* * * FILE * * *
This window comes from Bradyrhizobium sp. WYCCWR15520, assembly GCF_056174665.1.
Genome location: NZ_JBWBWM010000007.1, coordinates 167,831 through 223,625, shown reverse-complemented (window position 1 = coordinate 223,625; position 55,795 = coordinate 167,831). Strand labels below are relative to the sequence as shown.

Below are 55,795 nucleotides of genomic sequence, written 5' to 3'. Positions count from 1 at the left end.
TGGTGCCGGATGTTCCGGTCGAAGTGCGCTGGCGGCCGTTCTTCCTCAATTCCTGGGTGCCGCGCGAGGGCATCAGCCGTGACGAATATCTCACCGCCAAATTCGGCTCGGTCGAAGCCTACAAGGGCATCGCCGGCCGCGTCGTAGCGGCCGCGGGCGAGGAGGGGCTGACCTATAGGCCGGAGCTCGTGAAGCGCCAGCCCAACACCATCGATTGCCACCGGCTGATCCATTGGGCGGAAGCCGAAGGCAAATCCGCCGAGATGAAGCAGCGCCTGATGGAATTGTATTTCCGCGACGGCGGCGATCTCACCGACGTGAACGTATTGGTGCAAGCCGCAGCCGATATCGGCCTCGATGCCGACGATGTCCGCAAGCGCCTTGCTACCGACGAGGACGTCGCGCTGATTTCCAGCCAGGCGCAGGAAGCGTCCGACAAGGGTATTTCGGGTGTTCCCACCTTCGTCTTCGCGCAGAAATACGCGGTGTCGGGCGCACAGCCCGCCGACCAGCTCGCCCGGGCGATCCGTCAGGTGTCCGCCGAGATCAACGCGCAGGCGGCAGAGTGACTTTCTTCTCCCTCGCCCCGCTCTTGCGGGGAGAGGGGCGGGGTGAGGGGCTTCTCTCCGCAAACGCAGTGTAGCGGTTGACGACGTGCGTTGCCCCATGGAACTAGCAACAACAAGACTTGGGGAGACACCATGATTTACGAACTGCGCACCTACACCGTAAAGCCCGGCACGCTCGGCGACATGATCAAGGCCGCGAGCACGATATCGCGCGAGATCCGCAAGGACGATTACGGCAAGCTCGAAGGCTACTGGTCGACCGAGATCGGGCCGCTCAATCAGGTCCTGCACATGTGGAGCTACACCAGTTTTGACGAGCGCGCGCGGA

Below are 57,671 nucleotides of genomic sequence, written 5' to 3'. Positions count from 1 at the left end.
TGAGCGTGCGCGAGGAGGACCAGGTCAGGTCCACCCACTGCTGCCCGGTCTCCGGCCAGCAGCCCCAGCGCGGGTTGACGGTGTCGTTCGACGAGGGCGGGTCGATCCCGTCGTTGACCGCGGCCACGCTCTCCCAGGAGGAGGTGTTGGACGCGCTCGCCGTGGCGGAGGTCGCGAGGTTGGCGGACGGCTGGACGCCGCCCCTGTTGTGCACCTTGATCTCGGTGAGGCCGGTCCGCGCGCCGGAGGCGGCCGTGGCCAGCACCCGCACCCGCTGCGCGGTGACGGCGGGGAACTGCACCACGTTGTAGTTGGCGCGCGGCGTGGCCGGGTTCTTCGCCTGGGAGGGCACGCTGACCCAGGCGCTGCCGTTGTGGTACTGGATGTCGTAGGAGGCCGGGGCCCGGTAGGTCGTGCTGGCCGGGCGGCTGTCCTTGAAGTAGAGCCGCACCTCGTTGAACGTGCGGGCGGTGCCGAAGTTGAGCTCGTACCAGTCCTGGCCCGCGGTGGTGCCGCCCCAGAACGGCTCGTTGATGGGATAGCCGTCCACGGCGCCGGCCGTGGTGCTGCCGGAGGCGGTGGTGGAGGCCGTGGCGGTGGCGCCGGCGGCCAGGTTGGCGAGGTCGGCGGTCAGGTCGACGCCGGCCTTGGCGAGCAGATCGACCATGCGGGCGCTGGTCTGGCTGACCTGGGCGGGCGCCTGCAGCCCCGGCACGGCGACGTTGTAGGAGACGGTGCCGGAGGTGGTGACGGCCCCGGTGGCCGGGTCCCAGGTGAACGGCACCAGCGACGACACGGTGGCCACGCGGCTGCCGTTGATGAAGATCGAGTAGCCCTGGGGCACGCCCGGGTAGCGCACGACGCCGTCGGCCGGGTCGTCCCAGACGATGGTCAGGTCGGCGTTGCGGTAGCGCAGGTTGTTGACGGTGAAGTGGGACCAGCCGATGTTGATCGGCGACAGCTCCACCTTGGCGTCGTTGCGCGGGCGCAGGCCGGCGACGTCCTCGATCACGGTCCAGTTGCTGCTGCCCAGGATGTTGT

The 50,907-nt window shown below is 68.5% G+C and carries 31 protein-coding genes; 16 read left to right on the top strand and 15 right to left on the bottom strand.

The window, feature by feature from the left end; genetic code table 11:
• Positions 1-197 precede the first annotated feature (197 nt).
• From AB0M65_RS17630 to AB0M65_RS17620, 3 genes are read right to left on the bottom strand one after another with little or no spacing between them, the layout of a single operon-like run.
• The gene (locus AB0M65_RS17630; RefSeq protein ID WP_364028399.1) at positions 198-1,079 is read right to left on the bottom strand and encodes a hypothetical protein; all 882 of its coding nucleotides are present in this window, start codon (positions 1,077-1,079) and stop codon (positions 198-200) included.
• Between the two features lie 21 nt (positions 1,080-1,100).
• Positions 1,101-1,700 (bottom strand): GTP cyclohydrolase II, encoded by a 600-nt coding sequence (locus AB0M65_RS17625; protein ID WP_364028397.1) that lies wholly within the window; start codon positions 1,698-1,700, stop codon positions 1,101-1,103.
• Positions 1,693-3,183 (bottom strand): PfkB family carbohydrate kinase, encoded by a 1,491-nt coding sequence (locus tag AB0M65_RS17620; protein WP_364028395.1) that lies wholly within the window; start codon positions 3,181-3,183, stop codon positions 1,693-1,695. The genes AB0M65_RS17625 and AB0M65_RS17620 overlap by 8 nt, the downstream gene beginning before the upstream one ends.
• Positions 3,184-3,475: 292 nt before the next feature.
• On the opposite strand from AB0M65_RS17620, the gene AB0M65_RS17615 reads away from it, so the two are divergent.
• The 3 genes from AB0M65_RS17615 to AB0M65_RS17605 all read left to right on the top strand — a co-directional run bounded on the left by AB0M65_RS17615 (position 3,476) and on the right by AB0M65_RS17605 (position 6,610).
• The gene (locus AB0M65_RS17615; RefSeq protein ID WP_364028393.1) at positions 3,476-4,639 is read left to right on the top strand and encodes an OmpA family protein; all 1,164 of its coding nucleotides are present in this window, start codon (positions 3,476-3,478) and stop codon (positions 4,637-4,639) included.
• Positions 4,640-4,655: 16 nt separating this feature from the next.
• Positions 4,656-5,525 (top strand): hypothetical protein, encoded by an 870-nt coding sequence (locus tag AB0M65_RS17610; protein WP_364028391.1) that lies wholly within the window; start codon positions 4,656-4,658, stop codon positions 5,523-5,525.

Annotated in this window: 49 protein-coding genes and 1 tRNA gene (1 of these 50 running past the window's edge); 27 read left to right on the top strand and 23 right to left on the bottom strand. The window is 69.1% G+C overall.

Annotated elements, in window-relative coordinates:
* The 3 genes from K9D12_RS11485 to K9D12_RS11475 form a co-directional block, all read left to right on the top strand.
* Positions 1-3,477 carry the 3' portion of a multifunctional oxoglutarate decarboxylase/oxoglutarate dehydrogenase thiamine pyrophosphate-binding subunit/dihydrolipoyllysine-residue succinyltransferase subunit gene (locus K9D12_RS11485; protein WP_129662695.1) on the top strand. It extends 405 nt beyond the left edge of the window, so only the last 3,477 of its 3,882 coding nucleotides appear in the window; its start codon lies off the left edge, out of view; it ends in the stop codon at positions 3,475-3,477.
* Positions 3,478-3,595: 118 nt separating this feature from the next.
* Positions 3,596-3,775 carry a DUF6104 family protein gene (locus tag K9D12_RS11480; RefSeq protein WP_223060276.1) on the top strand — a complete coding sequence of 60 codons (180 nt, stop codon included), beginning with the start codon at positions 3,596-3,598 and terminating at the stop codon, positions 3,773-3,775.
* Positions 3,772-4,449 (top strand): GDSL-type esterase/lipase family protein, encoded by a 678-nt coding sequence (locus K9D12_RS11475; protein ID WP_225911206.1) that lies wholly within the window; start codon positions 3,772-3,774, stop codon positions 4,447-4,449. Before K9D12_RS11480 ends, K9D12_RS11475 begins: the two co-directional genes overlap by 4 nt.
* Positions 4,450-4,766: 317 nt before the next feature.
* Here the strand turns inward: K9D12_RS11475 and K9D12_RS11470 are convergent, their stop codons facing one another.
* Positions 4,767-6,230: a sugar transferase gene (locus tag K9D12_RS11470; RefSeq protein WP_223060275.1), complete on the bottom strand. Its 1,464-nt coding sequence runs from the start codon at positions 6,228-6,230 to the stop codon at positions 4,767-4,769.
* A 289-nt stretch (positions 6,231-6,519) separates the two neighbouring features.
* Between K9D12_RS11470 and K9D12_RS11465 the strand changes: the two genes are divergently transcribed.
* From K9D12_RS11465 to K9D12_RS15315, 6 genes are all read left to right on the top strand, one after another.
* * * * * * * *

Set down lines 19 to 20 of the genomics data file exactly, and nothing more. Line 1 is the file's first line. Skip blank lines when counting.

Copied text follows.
• Positions 4,640-4,655: 16 nt separating this feature from the next.
• Positions 4,656-5,525 (top strand): hypothetical protein, encoded by an 870-nt coding sequence (locus tag AB0M65_RS17610; protein WP_364028391.1) that lies wholly within the window; start codon positions 4,656-4,658, stop codon positions 5,523-5,525.